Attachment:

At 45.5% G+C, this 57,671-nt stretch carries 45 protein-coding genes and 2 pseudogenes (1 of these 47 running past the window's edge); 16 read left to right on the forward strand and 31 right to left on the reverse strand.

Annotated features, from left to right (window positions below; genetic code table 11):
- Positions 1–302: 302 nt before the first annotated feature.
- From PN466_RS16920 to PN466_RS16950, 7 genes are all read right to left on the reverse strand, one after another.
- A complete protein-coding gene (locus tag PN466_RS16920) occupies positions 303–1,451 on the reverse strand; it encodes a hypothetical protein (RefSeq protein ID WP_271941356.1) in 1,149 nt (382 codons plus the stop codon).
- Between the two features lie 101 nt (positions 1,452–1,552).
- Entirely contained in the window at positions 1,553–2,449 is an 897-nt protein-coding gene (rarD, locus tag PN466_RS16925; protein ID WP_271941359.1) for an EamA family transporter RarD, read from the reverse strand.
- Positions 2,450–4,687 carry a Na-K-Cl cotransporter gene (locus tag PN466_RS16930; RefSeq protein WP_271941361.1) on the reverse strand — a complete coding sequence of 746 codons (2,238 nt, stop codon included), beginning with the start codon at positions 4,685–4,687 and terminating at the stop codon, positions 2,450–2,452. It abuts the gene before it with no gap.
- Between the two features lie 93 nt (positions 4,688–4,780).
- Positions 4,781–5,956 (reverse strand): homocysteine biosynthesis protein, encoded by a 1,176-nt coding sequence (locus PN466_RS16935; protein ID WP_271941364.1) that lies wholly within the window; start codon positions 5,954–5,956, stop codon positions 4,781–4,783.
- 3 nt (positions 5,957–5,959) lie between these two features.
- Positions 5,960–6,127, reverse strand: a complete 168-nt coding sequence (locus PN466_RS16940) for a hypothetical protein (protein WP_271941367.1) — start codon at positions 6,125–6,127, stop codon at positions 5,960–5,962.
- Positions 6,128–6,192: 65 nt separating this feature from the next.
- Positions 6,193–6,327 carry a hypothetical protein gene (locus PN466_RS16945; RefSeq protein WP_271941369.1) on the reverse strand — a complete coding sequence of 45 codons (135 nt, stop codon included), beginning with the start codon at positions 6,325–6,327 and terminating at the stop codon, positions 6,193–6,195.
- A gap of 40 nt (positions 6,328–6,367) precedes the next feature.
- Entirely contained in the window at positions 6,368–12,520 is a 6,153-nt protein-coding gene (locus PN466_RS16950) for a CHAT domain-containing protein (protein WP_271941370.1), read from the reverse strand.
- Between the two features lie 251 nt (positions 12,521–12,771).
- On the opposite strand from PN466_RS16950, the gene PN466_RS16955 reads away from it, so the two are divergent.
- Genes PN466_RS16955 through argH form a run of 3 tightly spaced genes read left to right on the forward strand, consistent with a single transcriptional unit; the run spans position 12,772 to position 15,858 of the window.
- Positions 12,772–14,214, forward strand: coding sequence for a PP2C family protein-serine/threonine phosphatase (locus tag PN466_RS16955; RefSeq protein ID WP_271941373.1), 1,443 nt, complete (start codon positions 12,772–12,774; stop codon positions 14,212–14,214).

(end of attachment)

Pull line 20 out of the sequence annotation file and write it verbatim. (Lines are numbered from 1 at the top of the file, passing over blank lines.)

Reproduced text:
- Positions 12,772–14,214, forward strand: coding sequence for a PP2C family protein-serine/threonine phosphatase (locus tag PN466_RS16955; RefSeq protein ID WP_271941373.1), 1,443 nt, complete (start codon positions 12,772–12,774; stop codon positions 14,212–14,214).